Many years ago, in an online discussion, the late Dr. Jerry Pournelle said that the purpose of the military presence in Europe was to get the Warsaw pact leaders (which, in truth meant the Soviet Union leaders) to look across the field at the forces arrayed against them, to look at their own forces, at their maps, then again at the forces on the other side and say “not today” and then repeat that the next day, and the next, in perpetuity (or, as it happened, until the collapse of Soviet Communism).
That also describes the purpose of an armed citizenry.
Some people are dismissive of the idea of an armed citizenry as a weapon against tyranny because “the government has drones, and tanks, and bombers, and nukes, and… You rednecks and your assault rifles can’t possibly stand against that.”
The problem is, as we learned in Vietnam, and seem to keep having to relearn in places like Afghanistan and Iraq, all that military hardware and technology is great when it comes to defeating armies in set-piece battles, even battles of maneuver. It’s far less useful against an insurgency. When you have insurgents hiding among the civilian population you need boots on the ground able to go door to door and sort out the insurgents from the civilians. You need those civilians, at least a significant portion of them, to be willing to point out the actual insurgents to you (and not just use you to take down someone they don’t like, who may or may not be an actual insurgent–“Insurgents? Yes, my business rival provides support to the rebels. If you shut him down it will cripple the rebels.”)
What are you going to do with that heavy weaponry? Roll tanks through Boise because someone’s holding secret meetings plotting the overthrow of the government? Make an Arclight strike (carpet bombing) against Des Moines because there are weapons caches somewhere in the city? Nuke Indianapolis because insurgents are hiding among the population?
Those kinds of things can’t be solved with the heavy hardware, or not easily (and I’ll get to that in a minute). They require boots on the ground, investigations and intel, and generally a cooperative population. The “hearts and minds” component of counter-insurgency operations. I would recommend Learning to Eat Soup with a Knife by General Peter J. Shoomaker for how that worked, or failed to work, in they Malaya and Vietnam. (I will note that I believe General Shoomaker gives insufficient weight to Vietnam being both an insurgency and a “conventional” war being fought in parallel and many of the things he dismissed as being “the wrong approach” were correct for the conventional part of the war. The problem wasn’t that things appropriate to conventional war were advocated. The problem was that solutions appropriate to an insurgency were not. This is a case where we needed to embrace the power of “and”.)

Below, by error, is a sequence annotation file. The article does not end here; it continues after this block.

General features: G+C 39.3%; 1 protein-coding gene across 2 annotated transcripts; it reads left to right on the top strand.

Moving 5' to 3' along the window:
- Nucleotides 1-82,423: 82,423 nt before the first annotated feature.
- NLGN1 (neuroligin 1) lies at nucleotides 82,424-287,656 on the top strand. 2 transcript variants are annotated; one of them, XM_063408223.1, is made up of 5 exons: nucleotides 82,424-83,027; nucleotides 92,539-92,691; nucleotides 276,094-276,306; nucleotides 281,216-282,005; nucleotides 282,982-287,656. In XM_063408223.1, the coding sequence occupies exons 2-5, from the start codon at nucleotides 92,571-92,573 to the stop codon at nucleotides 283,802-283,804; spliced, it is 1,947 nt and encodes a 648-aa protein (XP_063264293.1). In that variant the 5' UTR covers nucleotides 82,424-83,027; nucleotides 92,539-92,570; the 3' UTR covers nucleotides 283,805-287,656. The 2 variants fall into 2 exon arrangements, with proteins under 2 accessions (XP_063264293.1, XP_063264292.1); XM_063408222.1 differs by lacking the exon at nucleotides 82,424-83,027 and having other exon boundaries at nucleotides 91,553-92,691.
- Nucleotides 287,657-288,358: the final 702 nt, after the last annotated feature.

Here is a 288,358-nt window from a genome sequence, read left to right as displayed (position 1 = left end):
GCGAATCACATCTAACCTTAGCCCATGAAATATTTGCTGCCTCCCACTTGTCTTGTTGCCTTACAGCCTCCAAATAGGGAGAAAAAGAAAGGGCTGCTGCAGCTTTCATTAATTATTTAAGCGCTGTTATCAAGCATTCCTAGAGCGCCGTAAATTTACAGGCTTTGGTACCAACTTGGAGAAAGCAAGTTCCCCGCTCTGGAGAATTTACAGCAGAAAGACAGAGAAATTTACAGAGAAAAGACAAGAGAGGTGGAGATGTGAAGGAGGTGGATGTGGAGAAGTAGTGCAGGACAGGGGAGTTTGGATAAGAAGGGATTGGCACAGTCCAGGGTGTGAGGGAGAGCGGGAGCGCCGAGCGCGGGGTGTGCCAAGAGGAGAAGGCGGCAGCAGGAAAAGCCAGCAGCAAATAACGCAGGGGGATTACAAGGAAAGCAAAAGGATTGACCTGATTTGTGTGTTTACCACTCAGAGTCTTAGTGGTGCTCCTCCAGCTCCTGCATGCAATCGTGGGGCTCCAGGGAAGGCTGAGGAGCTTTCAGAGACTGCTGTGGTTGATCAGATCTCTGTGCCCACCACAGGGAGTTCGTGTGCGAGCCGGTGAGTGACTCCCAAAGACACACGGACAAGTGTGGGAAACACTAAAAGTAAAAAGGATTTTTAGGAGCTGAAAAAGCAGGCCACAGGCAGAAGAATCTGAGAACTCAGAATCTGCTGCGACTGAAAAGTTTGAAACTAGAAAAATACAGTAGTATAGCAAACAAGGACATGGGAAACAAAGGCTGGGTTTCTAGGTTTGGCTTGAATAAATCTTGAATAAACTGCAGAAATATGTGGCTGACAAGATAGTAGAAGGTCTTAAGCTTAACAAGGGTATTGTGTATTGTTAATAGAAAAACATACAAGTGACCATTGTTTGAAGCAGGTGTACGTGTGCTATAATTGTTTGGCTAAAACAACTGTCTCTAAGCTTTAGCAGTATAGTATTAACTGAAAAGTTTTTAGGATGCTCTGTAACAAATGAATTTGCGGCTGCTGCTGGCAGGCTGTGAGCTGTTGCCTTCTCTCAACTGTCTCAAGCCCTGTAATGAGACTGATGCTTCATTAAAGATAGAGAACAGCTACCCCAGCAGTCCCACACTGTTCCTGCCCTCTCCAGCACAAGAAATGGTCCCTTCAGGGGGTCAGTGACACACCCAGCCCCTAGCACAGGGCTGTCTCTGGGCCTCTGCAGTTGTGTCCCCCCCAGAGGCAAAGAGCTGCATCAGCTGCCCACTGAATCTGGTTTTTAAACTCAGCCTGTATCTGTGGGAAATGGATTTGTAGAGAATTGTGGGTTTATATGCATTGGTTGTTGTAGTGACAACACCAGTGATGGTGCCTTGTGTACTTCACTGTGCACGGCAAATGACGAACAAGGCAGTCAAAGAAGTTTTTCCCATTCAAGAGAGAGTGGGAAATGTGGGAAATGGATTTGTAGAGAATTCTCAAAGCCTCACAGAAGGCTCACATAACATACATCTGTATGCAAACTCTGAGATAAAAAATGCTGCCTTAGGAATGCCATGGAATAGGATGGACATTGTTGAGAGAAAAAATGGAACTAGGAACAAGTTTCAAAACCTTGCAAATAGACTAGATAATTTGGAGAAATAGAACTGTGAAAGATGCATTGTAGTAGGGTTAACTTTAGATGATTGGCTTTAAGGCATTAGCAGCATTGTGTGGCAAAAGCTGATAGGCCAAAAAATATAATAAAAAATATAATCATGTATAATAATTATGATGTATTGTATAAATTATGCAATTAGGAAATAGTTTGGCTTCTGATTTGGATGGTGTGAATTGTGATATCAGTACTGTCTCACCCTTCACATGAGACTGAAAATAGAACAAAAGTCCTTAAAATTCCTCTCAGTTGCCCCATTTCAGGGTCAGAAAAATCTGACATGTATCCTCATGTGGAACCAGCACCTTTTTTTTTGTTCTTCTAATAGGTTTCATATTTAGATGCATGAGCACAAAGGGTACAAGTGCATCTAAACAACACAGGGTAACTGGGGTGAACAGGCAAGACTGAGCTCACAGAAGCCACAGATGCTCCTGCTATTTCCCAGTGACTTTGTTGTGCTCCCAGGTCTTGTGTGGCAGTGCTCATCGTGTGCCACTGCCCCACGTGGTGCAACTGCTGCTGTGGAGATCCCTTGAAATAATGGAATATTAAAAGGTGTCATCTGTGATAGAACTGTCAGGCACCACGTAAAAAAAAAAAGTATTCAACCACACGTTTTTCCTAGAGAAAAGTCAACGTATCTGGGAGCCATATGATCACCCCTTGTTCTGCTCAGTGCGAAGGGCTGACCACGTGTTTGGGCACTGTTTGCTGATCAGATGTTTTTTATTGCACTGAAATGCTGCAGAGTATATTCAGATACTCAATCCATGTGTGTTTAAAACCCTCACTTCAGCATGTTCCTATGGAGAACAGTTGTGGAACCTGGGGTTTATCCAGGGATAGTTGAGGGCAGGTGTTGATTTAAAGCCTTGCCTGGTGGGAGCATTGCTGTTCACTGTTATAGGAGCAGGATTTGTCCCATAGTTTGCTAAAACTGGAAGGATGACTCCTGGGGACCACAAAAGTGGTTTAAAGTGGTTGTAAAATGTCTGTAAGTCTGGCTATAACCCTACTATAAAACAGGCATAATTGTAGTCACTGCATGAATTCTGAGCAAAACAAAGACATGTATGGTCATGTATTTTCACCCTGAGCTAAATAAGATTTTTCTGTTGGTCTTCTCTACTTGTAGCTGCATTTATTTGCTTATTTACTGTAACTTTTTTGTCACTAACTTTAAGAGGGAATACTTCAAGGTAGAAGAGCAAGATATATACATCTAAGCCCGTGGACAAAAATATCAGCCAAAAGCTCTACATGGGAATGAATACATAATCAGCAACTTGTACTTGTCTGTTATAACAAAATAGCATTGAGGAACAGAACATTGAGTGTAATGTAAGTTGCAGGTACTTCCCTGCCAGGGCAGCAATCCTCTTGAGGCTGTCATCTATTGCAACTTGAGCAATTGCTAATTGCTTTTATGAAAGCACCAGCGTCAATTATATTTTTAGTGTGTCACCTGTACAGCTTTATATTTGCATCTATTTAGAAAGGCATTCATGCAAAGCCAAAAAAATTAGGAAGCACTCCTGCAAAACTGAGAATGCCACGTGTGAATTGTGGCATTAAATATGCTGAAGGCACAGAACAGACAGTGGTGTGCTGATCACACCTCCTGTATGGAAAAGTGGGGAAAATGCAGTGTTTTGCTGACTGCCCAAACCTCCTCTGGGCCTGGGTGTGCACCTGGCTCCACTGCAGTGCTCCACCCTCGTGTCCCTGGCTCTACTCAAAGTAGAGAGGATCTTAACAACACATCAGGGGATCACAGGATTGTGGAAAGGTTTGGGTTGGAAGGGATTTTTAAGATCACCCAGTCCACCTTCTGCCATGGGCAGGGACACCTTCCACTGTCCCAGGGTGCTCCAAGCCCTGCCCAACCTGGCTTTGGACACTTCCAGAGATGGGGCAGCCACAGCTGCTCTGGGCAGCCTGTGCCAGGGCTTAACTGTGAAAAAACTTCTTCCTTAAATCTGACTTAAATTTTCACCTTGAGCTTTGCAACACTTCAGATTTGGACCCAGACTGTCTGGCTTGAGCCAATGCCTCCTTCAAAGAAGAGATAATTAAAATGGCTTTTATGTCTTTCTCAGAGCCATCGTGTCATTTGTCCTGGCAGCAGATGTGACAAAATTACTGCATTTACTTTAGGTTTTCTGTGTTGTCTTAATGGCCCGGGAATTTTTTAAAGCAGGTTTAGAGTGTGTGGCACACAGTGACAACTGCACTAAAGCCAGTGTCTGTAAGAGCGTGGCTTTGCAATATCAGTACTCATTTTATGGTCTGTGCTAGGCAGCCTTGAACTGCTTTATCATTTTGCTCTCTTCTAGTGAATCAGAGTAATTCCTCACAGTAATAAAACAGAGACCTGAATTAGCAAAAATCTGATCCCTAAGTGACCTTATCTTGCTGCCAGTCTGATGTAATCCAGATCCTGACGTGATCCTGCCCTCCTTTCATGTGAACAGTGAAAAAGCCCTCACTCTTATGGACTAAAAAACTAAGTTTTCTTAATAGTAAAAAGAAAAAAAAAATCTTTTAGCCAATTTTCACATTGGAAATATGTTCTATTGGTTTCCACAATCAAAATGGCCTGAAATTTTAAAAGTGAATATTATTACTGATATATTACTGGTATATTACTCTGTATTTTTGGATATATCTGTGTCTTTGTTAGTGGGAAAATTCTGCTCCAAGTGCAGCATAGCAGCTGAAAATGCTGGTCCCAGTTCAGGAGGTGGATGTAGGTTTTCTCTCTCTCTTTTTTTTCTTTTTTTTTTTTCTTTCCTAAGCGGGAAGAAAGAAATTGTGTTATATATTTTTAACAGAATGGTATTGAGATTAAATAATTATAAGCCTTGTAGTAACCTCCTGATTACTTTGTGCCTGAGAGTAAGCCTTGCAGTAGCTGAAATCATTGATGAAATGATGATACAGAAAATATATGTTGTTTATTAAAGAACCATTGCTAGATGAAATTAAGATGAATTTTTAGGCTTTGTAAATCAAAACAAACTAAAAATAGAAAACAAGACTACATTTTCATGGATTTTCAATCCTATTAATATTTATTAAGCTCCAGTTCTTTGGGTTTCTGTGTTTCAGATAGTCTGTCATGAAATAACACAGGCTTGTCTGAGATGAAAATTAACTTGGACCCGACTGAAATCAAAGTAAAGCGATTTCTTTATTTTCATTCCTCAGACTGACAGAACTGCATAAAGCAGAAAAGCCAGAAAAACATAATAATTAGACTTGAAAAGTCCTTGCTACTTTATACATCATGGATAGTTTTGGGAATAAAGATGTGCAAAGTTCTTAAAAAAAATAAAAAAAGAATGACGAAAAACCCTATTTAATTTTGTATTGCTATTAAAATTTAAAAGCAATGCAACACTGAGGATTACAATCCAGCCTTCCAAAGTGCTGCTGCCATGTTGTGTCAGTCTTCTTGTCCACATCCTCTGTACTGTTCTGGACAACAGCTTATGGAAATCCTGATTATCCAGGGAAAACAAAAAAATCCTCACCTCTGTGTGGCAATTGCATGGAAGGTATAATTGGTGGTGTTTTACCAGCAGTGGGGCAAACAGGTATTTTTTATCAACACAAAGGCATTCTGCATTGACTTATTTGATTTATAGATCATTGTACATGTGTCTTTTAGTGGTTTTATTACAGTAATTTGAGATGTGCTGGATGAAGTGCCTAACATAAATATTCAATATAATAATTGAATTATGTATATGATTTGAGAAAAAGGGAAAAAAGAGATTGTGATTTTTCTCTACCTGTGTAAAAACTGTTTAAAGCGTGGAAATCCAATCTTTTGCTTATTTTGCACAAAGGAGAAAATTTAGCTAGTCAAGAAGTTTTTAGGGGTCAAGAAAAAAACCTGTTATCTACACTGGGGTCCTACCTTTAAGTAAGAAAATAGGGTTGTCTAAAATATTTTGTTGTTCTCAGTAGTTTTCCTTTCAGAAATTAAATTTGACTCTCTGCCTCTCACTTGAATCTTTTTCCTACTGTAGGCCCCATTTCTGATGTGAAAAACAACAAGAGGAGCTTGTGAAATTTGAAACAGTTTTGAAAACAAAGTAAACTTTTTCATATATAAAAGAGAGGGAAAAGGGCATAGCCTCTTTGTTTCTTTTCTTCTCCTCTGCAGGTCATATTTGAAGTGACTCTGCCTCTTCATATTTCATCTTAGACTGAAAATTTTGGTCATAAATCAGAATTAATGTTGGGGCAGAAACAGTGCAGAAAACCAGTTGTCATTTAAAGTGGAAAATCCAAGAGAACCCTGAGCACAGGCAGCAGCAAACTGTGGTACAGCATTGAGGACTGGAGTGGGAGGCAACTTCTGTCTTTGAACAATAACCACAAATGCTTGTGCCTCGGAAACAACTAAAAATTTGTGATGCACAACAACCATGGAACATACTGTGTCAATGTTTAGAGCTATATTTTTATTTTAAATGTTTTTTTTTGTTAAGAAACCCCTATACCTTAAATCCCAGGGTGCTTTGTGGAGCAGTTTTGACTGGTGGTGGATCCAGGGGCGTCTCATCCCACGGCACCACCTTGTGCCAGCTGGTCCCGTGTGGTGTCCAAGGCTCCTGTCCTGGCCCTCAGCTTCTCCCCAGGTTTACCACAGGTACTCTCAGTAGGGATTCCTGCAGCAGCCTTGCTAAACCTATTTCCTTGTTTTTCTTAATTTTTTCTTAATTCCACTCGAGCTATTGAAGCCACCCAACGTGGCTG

While you can possibly beat even an insurgency with the “heavy hardware”, and indeed, this is another point that General Shoomaker elided over (perhaps because the British in Malaya and the US in Vietnam simply were not willing to be sufficiently ruthless, and that reality colored what he had to say) it usually involves a price that most Western nations simply are unwilling to pay. It requires utter callousness to collateral damage and positively rejoicing in poor “international opinion”. It requires viciousness on a level that makes the Mongol hordes look like nice guys. And even that is no sinecure. After all, the former Soviet Union had no particular qualms against ruthlessness but they still were unable to make much headway in Afghanistan.
And in the end, however ruthless you are, you still have to send troops in on the ground.